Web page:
Prepare yourself for a crisis

Apr 03, 2018

Denis Reeves shares his thoughts on best practice crisis management planning, drawing on decades of experience as a Chartered Accountant working in management positions across the globe.

When KFC – a fast food outlet known primarily for its chicken – ran out of chicken last month, it resulted in the temporary closure of over 600 outlets across the UK. While a dearth of fried chicken isn’t a life or death situation, it was certainly a crisis for the US-owned franchise’s management team. Just days previously, on Valentine’s Day, DHL took over the logistics contract alongside Quick Service Logistics which, according to the Guardian, has supplied KFC in Europe since 2011. Four days later, only 266 of KFC’s 900 outlets in the UK were open.

The KFC brand ultimately weathered the storm thanks to an honest and apologetic crisis communications strategy, which has been described as a “masterclass in PR crisis management”. However, crisis communications is just one aspect of a holistic crisis management strategy according to Denis Reeves, a former Council member at Chartered Accountants Ireland.

“The Oxford Dictionary defines crisis as ‘a time of intense difficulty or danger’ and at an enterprise level, it will typically be a significant and unanticipated event that will demand the immediate and almost exclusive attention of the senior management team,” he said. “Depending on the severity of the issue, it could also require the immediate notification of the chairperson of the risk committee or even the chairperson of the board of directors.”

Known unknowns

Given the “unanticipated” nature of the potential crisis, it is not uncommon for managers to put crisis management planning on the long finger. After all, how does one prepare for the unknown?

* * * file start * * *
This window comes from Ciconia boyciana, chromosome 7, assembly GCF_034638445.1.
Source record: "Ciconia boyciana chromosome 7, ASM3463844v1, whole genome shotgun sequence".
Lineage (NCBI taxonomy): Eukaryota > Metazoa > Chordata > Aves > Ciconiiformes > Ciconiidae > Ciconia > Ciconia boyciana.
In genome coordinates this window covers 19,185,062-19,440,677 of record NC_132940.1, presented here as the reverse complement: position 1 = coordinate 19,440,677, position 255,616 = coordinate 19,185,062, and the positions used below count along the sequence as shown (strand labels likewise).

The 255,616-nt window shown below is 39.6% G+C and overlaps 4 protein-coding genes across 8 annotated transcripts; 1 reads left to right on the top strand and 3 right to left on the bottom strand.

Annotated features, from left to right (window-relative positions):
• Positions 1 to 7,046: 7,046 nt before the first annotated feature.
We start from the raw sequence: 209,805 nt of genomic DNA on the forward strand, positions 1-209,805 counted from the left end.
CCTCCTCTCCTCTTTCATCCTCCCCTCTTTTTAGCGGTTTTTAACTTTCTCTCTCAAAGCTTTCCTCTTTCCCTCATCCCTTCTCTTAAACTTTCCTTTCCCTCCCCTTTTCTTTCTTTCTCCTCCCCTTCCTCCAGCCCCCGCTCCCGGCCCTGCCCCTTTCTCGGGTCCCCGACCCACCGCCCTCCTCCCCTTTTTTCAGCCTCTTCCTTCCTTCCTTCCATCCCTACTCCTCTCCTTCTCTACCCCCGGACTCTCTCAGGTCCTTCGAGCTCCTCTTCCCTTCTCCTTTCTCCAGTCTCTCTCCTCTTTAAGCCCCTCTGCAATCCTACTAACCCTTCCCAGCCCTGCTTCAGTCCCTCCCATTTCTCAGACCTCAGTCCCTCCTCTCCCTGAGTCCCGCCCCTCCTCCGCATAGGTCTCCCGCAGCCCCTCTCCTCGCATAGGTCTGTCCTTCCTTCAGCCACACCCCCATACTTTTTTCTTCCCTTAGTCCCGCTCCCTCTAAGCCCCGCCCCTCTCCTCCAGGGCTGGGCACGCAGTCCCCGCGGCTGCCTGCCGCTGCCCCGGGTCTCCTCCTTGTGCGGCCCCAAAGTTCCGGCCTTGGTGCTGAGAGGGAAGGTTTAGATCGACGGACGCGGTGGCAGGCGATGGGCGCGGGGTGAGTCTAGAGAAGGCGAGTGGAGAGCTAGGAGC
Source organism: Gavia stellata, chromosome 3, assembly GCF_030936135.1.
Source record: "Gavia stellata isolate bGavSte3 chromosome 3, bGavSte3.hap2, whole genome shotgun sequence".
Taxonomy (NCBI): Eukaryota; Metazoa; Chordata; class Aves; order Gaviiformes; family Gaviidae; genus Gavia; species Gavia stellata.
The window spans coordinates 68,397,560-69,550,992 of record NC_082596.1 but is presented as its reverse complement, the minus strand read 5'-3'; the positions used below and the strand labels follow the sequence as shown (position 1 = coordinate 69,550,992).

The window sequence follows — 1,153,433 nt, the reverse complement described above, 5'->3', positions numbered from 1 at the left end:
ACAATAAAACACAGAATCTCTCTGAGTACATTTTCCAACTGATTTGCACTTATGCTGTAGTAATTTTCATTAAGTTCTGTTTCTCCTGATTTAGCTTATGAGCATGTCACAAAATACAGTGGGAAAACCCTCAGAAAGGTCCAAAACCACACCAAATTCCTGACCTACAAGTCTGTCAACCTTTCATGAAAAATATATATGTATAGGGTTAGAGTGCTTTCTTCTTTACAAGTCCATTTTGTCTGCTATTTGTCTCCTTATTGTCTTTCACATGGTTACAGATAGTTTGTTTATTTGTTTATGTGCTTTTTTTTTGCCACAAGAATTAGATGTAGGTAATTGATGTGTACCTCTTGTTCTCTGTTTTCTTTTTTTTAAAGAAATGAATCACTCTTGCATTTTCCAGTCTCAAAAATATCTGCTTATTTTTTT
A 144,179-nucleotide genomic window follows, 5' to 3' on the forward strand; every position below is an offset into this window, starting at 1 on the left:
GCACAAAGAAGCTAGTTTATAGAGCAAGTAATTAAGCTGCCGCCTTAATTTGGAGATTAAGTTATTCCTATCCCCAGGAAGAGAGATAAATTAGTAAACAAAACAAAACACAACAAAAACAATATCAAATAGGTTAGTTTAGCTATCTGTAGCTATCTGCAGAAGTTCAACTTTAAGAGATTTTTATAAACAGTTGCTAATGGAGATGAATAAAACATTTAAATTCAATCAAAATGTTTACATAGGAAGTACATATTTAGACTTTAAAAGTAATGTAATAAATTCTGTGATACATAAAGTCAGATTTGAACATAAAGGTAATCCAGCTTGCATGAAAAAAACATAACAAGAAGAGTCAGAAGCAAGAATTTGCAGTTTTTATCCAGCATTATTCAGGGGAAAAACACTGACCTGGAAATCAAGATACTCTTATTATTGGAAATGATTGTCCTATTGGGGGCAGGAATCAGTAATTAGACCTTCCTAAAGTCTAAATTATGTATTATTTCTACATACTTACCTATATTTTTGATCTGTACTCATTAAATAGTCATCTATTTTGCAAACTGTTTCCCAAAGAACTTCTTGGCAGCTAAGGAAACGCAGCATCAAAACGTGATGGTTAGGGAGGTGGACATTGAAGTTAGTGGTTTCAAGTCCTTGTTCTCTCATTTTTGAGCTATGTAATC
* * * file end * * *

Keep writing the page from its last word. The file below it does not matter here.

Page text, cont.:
“A crisis will mean different things to different businesses and it will usually be quite difficult to prepare fully for the exact crisis circumstances that unfold in an organisation,” said Denis. “But responses to crisis situations typically fall into two broad categories.”

Denis describes a “category one” level of preparedness as a situation where the organisation has given some, or substantial, consideration to crisis recognition and has identified a range of appropriate response actions. In this category, the organisation will have a range of pre-approved template responses available to assist the pre-defined crisis response team. A “category two” level of preparedness, on the other hand, can be described as a situation where organisations have given no prior consideration to crisis preparation and have no structured response plan in place.

According to Denis, many organisations will find that their level of preparedness lies somewhere between category one and category two.

Action points

While the KFC example above is a recent case of crisis management in action, other situations could include a major product recall, on-site fatalities, an event leading to the collapse of stakeholder confidence or the fall-out from an unanticipated high-profile executive departure.

While this list represents a diverse range of potential crises, Denis maintains that situations requiring crisis management intervention generally exhibit a number of consistent attributes such as a dip in the organisation’s share price, a collapse in trade enquiries, damage to goodwill and significant uncertainty among key stakeholders including customers, staff, suppliers and media.

In such situations, Denis advises management teams to back-fill some key roles on a short-term basis to allow the management team to focus exclusively on crisis management activity. Once the management team is freed-up to focus on the crisis at hand, Denis recommends a range of action issues:
  • Assemble and act: the nature of the event will dictate the required speed and intensity of response, and the skillset required to deal with the crisis;